Despite Greece’s promises, government spending is up over last year’s already bloated levels, the deficit is bigger than ever, and it has utterly failed to meet the promised sell-off of some government assets. Not a single public bureaucrat has been laid off so far. …Greece can pay off €300 of the €347 billion debt by selling off shares the government owns in publicly traded companies and much of its real estate holdings. The government owns stock in casinos, hotels, resorts, railways, docks, as well as utilities providing electricity and water. But Greek unions fiercely oppose even partial privatizations. Rolling blackouts are promised this week to dissuade the government from selling of even 17 percent of its stake in the Public Power Corporation. …Greeks apparently believe that they have Europe and the world over a barrel, that they can make the rest of the world pay their bills by threatening to default. Greece’s default would be painful for everyone, but for Europe and the United States, indeed for the world, the alternative would be even worse. If politicians in Ireland, Portugal, Spain, Italy, and other countries think that their bills will be picked up by taxpayers in other countries, they won’t control their spending and they won’t sell off assets to pay off these debts. Countries such as Greece have to be convinced that they will bear a real cost if they don’t fix their financial houses while they still have the assets to cover their debts. …The real problem is the incentives we are giving to other countries. We have to make sure that “Kicking the can down the road” isn’t an option.

Just for good measure, here are a few more interesting factoids in a Wall Street Journal column by Holman Jenkins.

[Greece is] one of the most corrupt, crony-ridden, patronage-ridden, inefficient, silly economies in Christendom. …The state railroad maintains a payroll four times larger than its ticket sales. When a military officer dies, his pension continues for his unwed daughter as long as she remains unwed. Various workers are allowed to retire with a full state pension at age 45.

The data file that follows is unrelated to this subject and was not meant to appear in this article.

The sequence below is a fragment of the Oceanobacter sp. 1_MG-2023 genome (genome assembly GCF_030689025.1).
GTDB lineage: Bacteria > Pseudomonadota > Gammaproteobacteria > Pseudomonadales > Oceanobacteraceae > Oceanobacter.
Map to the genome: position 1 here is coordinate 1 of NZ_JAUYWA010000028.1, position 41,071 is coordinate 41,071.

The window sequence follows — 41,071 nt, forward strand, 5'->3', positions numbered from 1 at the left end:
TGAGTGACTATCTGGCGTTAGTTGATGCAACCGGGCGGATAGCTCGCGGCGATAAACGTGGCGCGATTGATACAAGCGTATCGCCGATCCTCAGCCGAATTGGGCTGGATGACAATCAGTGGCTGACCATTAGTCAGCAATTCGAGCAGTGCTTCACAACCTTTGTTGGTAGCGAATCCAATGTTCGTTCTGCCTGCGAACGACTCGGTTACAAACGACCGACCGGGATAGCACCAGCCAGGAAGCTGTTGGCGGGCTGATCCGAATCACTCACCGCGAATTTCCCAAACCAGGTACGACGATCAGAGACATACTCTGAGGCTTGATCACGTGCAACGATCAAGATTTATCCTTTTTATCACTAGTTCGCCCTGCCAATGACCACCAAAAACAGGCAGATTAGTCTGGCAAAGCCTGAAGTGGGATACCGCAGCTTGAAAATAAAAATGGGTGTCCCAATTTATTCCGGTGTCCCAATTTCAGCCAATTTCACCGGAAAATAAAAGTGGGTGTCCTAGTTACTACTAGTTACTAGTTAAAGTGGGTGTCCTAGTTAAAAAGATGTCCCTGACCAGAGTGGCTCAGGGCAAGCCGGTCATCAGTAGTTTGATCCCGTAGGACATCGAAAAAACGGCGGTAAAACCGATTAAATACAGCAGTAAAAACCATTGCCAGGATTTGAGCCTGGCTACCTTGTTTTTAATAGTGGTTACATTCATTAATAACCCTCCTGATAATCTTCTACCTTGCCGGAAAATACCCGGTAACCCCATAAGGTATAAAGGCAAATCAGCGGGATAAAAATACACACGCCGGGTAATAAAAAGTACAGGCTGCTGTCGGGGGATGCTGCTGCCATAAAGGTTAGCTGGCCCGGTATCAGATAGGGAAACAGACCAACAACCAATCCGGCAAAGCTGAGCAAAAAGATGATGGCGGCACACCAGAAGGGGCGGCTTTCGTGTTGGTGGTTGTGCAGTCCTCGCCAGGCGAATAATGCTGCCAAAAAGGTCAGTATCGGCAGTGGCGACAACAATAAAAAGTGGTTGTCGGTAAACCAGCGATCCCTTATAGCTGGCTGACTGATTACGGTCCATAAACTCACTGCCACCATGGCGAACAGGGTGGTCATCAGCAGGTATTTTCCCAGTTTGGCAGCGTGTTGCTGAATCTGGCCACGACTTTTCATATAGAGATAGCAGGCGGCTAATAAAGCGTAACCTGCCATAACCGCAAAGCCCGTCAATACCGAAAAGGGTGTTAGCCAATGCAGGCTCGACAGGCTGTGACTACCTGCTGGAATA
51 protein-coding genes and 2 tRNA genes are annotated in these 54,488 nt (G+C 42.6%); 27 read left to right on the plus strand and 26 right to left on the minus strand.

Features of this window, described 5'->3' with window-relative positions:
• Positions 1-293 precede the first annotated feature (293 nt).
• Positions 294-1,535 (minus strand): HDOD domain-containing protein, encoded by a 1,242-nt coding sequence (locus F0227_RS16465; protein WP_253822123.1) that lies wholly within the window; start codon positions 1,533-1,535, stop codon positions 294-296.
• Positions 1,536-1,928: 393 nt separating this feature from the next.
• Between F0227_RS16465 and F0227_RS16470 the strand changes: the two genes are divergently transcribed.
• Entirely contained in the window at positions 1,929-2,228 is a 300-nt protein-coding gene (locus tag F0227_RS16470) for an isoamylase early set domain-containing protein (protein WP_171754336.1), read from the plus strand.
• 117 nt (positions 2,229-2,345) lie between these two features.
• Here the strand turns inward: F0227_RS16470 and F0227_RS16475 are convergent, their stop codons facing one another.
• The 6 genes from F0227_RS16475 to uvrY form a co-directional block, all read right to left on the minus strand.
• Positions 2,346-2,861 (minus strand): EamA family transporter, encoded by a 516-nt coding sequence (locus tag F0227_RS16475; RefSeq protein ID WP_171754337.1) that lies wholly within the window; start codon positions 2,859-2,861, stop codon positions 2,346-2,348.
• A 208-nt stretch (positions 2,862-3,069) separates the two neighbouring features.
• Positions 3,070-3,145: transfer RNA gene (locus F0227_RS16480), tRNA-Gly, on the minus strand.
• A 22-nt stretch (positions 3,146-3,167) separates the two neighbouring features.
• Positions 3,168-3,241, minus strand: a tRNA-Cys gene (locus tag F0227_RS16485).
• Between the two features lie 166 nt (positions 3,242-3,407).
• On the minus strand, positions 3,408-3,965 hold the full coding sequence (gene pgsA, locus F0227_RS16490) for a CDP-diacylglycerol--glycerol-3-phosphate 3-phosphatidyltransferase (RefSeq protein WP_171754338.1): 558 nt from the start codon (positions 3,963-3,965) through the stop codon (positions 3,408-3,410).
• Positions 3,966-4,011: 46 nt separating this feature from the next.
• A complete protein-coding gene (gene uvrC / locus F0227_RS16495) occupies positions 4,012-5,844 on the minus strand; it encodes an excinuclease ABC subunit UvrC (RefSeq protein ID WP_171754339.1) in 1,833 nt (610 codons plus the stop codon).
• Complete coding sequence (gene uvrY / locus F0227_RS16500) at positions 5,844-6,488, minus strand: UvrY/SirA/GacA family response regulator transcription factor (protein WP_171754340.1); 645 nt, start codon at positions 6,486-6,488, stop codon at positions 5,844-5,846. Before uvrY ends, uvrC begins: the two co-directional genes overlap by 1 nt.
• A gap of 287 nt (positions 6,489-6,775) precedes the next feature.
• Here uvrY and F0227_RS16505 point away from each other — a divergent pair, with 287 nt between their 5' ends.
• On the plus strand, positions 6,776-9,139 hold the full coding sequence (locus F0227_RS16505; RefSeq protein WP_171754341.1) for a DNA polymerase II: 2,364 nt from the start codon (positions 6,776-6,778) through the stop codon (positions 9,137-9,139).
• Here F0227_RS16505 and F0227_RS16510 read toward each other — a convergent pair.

To be blunt, Greek politicians have miserably failed. Wait, that’s not right. You can’t say someone has failed when they haven’t even tried. Let’s be more accurate and say that Greek politicians have succeeded. They have scammed money from taxpayers in other nations to prop up a venal and corrupt system of patronage and spoils. Sure, they’ve made a few cosmetic changes and trimmed around the edges, but handouts from abroad have enabled them to perpetuate a bloated state. And now they’re using a perverse form of blackmail (aided and abetted by big banks) to seek even more money.

Let’s now re-ask the earlier question: Should American taxpayer finance the corrupt big-government policies of Greece?

  • Or perhaps we should think like economists, so let’s rephrase the question: Should we misallocate capital so that funds are diverted from private investment to corrupt Greek politicians?
  • Or maybe we should think like parents who have to worry about spoiling a child and the signal that sends to the other kids, so let’s ask the question this way: Should we encourage bad behavior in Spain, Italy, Portugal, etc, by giving another bailout to Greece’s corrupt politicians?